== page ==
On Saturday morning, the venue was the Main car park/picnic area of the Reserve, at 4.30 am where Peter Wolstenholme (BirdWatch West Cork) with Calvin Jones (Ireland’s Wildlife) helped hardy insomniacs to identifying bird song during the dawn chorus.

Listening to the Dawn Chorus.                                                          Photo: © Deirdre Fitzgerald

Back at Base Camp at Flahive’s Lodge at 9.00am, the overnight traps were opened to see what moths, small mammals and beetles had been captured that night.

At 11.00am, Declan O’Donnell (NPWS) and friends led a walk from the Main car park/picnic area in the Reserve to look for signs of woodland mammals such as otter, red squirrel, badger and pine marten. Signs of all four were seen and added to the list.

The Great Mammal Hunt Begins!                                                                            Photo: © Deirdre Fitzgerald

At 2:00pm again from the Main car park/picnic area, Stephanie O’Toole & Mark Boyden (Streamscapes) were on hand to take children on a journey of discovery searching for Tracks and bugs on land and fish and invertebrates in the streams.

In the meantime, Volunteers were still out in the field madly trying to fill the gaps of what had not recorded thus far. Perhaps the highlight of day was the sighting of an Osprey overflying the Reserve. Species which could not be identified in the field were hurried back to the lab at Base Camp for identification.

 

                  Photos: © Deirdre Fitzgerald                                                  Lauren identifying freshwater species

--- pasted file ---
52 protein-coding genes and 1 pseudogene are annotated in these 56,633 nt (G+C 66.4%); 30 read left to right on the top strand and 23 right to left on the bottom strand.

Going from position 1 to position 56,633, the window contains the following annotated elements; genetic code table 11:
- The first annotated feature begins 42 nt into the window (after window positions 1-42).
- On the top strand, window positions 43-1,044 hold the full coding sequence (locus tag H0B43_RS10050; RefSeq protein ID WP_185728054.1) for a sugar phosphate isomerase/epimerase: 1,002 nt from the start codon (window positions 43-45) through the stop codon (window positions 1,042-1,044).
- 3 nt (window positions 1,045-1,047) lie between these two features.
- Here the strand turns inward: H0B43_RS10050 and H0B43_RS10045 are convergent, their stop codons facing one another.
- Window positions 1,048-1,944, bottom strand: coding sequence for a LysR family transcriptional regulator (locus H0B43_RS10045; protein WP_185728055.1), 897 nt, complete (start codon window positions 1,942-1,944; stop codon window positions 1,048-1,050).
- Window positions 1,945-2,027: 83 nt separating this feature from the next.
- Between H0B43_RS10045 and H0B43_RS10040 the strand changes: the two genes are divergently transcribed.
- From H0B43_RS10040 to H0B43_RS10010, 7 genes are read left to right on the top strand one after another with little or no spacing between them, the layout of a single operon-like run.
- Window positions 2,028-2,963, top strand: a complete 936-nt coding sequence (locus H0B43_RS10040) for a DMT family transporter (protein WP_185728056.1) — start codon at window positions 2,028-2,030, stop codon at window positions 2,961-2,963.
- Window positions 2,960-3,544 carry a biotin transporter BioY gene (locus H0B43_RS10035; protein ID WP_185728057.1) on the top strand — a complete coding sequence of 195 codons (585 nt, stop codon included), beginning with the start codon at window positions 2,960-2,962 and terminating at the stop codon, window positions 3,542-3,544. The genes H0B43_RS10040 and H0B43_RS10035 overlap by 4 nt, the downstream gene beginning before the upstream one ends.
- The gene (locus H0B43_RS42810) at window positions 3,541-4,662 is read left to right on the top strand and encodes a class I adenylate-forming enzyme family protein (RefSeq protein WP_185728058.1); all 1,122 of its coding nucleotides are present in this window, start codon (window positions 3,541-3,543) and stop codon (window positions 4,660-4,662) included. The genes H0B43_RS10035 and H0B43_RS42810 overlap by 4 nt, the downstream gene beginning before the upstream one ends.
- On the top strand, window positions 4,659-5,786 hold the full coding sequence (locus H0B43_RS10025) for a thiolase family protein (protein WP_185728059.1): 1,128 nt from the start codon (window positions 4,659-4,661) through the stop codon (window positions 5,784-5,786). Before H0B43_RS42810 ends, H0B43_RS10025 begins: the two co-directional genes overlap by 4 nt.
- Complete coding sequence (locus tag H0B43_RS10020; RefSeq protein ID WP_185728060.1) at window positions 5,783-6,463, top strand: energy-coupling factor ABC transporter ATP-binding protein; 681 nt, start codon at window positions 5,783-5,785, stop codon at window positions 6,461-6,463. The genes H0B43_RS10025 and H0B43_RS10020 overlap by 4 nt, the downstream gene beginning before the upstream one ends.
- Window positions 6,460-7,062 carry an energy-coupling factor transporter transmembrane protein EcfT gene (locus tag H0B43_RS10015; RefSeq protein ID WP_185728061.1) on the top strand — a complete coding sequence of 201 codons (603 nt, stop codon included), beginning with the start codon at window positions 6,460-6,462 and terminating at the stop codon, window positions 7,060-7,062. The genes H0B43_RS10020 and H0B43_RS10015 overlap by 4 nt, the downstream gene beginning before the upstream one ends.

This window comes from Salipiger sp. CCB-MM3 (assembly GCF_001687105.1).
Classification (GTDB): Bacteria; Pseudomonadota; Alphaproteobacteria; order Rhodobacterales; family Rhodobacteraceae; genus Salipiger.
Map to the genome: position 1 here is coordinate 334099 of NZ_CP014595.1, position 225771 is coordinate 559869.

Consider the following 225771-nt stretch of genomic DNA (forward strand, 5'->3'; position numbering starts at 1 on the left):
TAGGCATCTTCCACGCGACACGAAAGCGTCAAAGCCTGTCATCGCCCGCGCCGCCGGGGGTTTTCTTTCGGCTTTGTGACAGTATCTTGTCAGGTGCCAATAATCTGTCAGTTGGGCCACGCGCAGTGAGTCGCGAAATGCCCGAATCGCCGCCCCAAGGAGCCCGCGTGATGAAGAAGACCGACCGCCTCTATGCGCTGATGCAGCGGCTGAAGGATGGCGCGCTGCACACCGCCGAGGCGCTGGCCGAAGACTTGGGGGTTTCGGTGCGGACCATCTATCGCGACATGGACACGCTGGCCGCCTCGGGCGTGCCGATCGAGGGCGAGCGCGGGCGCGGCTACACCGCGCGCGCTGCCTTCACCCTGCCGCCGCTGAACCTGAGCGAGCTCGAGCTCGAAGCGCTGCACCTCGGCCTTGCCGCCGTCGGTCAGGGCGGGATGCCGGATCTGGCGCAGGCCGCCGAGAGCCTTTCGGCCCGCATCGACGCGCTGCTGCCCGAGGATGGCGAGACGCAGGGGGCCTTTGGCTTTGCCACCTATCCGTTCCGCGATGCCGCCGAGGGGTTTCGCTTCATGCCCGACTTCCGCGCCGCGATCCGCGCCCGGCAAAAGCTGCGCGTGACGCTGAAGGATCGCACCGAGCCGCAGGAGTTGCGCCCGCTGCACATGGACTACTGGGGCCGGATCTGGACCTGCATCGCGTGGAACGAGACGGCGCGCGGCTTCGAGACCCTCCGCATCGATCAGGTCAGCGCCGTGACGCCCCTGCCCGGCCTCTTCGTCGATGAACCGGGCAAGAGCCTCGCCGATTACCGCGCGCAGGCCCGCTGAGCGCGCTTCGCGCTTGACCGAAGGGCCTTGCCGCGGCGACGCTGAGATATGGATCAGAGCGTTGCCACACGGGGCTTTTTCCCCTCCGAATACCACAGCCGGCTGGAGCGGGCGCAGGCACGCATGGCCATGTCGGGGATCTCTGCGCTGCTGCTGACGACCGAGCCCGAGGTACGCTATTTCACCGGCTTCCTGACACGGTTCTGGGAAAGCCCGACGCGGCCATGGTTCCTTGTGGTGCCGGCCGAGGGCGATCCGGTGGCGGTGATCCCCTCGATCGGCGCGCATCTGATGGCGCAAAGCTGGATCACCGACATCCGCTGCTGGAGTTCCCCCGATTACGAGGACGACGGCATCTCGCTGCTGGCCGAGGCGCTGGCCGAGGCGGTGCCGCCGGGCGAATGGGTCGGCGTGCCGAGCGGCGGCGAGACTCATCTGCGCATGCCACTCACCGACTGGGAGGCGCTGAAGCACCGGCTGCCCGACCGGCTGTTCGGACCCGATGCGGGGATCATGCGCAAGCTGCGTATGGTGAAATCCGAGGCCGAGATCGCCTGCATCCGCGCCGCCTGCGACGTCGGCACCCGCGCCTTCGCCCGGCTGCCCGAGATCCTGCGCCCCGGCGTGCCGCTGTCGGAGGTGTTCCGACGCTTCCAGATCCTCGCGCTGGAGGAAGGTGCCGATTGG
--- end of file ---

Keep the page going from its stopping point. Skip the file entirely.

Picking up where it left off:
Rob is pleased with his tally so far

At the 3.00 pm tally on Saturday 19th May, Lough Boora had stormed into the lead with an interim total of 728 recorded species, with Glengarriff trailing by 80 species on 648, followed by Crawfordsburn with 570 and Phoenix Park on 315.

As the 5pm deadline approached, some were resigned to losing out. One comment heard was that at least Glengarriff Woods Nature Reserve would now have an excellent data base of species.  However, a spectacular comeback, with a final rush of species, particularly of mosses, lichens and fungi, pushed up the total and at the final  tally, Glengarriff retook that the lead they had held early in the day to claim the crown as Ireland’s BioBlitz 2012 champions with an impressive grand total of 1020 species.

The final Glengarriff breakdown of species recorded.

Crawfordsburn surged into second place with a final tally of 984, with Lough Boora in third with 940 and Phoenix Park bringing up the rear with an urban biodiversity total of 528.

Glengarriff, therefore were the only team to break the 1,000 species mark this year, coming just 68 species of last year’s winners, Killarney National Park, a site over 30 times larger than Glengarriff! Perhaps if the weather had been kinder even more species would have been found.

The Jubilant Glengarriff Team.

The whole event would not have been possible without the huge voluntary effort of all the recorders who gave of their time and expertise freely to assist with the day. A special word of praise must surely go to Clare Heardman, Conservation Ranger, and her local team for the excellent preparatory work which allowed the Bioblitz in Glengarriff to run so smoothly.

Finally though, the real winner of BioBlitz 2012 is Ireland’s biodiversity and the event offered a wonderful opportunity to highlight the astonishing variety of life that exists around the island of Ireland.

Leave a comment

(required)

(required)